The elegant Georgian house at Osterley Park was once home to the wealthy banking family, the Childs. Queen Elizabeth I visited the manor house that once stood on this site, and the present house, designed by Robert Adam, has seen many other wealthy and important visitors over the years.
Today it is in the ownership of the National Trust who of course charge for entry to the house and its small formal garden. But the surrounding parkland is free to visit and is popular with locals who come to walk their dogs, picnic in fine weather and generally enjoy this beautiful landscaped open space. Despite the noise of traffic on the nearby M4 motorway it feels tranquil and far removed from hectic modern life. The view of the house from the far side of the large lake is particularly pretty, even on the November day when we last visited.
On that occasion we found someone who certainly appreciated the park’s tranquillity. This Grey Heron was posing very nicely among the reeds and bullrushes. Although close to the path, he seemed unfazed by the passing people and dogs. Even when we approached closer to take our photos he barely moved, just turning his head from time to time. It was a great opportunity to get some detailed shots of a bird I love to see but rarely get this close to.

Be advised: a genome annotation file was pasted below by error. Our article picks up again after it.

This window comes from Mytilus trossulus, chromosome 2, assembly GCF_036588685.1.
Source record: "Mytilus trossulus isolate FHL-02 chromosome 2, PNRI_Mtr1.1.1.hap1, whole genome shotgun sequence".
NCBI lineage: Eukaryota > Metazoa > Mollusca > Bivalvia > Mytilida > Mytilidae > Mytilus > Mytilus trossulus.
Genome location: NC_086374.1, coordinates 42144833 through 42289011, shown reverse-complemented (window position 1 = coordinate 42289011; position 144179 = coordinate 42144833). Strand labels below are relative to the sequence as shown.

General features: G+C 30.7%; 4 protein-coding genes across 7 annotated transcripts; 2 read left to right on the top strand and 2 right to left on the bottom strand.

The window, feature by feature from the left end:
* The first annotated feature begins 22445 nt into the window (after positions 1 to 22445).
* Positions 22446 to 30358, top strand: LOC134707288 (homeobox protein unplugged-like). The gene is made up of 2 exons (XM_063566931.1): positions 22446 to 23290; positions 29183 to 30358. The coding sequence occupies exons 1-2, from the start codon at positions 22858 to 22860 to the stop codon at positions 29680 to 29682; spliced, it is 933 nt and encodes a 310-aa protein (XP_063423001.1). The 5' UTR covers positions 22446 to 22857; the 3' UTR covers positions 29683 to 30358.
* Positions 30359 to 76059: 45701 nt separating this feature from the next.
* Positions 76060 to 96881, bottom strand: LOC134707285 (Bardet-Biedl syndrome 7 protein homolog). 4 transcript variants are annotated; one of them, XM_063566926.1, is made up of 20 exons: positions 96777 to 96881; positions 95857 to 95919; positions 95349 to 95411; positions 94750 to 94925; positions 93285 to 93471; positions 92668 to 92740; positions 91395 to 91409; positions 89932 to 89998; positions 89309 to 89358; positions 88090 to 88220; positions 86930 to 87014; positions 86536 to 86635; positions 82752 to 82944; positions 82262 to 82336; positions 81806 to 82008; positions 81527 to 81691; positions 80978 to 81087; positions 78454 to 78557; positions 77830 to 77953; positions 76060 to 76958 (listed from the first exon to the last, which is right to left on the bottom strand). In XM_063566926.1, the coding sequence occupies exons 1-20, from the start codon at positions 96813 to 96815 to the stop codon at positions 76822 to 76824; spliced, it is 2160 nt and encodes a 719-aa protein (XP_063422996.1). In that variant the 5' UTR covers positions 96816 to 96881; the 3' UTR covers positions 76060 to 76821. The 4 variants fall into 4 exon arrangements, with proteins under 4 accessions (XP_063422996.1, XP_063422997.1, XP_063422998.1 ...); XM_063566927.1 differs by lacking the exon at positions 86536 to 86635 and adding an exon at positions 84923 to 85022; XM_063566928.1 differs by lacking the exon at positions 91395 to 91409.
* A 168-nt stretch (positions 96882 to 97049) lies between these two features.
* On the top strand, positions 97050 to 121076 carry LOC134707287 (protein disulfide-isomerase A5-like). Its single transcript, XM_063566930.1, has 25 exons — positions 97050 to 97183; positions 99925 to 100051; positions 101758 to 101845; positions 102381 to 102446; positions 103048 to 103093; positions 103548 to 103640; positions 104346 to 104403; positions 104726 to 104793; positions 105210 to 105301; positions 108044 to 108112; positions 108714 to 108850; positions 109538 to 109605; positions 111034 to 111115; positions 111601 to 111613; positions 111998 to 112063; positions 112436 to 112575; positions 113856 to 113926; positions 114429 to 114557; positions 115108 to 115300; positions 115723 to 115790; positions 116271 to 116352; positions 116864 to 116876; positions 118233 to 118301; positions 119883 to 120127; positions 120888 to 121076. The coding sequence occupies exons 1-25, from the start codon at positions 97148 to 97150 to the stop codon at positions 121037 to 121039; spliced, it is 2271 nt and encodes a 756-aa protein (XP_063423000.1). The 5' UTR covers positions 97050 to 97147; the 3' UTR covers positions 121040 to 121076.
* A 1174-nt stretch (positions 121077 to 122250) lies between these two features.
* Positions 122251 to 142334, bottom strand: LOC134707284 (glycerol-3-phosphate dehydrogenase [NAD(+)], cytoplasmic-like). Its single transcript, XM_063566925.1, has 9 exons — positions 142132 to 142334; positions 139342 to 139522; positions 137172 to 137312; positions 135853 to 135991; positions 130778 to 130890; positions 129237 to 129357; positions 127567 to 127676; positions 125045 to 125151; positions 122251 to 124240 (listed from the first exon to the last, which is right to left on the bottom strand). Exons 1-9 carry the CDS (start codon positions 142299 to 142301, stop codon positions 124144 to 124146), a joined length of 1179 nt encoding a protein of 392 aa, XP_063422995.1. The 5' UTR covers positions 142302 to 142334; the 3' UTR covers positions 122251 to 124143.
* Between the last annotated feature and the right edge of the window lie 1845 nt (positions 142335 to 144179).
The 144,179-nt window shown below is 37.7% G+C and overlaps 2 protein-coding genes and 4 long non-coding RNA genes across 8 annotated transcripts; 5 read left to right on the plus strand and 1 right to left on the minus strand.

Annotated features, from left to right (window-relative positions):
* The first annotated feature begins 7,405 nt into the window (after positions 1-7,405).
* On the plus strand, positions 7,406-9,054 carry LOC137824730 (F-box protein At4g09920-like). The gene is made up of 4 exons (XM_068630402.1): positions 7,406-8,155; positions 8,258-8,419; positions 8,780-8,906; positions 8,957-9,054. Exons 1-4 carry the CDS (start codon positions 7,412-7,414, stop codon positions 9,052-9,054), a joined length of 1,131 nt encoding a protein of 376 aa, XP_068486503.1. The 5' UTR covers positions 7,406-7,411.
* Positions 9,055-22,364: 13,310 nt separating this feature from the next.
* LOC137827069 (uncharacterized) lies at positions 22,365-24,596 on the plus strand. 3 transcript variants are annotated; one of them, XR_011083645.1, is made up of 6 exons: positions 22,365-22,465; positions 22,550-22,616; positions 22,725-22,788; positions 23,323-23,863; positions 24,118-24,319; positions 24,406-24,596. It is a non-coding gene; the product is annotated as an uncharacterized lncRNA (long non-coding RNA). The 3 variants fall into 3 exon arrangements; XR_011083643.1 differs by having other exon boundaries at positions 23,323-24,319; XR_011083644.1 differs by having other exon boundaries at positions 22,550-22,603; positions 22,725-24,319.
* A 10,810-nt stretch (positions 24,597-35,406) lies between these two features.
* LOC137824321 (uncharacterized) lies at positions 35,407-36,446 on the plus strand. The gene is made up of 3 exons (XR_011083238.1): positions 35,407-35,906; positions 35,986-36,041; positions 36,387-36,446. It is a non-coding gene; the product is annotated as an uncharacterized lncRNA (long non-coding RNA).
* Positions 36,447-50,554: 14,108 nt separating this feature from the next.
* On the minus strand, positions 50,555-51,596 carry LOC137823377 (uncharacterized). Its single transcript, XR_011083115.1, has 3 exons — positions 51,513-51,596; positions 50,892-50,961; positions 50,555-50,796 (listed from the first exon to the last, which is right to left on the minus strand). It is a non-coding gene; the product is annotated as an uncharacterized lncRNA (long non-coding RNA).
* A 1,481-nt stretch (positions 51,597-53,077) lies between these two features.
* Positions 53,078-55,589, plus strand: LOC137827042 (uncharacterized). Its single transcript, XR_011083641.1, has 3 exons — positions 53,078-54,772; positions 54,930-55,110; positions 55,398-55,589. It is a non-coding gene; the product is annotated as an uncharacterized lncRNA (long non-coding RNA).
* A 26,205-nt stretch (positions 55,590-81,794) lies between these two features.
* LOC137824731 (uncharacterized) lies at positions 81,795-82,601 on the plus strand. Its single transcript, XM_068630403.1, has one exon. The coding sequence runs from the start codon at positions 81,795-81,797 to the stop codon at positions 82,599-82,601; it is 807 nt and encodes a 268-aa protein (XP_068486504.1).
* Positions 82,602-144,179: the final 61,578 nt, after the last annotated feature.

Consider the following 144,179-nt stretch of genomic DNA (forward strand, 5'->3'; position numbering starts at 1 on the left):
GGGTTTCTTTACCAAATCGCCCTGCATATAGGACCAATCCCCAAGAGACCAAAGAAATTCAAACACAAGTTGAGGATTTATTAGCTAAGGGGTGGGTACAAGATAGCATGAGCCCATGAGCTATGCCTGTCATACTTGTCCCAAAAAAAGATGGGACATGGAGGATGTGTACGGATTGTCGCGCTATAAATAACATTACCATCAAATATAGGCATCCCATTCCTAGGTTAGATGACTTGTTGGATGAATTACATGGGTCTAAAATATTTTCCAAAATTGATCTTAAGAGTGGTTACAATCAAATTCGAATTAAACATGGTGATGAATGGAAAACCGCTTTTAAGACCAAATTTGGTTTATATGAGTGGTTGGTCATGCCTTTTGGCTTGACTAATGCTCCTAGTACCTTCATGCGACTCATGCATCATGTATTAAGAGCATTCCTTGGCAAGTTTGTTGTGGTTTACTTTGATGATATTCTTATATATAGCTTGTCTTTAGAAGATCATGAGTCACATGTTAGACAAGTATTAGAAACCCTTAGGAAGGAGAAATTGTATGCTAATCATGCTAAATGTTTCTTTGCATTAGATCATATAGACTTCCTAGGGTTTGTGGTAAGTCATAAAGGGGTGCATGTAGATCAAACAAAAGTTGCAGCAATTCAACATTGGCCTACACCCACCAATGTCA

So unusually for this week’s Bird Weekly challenge of ‘birds beginning with H’ I am focusing mainly on this single bird. Although rather more usually for me, I am sharing possibly too many photos of him!
Meanwhile further afield (and longer ago)
I can’t resist throwing in a few more herons from trips further afield; starting with a visit to Washington State in the US:
And to the Galápagos Islands, with a not very good photo of a Lava Heron with some marine iguanas on Espanola Island. The Lava Heron is also sometimes known as the Galápagos Heron. It is a wading bird, endemic to the islands. These small herons live and nest along the lava rock coastlines, as well as by saltwater lagoons and in the mangrove forests.
Plus a couple of slightly better shots of Yellow-crowned Night Herons on Genovese, one a juvenile. These can be found all over the Americas so unlike the Lava Heron are not endemic here.
The Grey Heron photos are from a November 2020 visit to Osterley Park. I visited Washington in 2017 and the Galápagos in 2012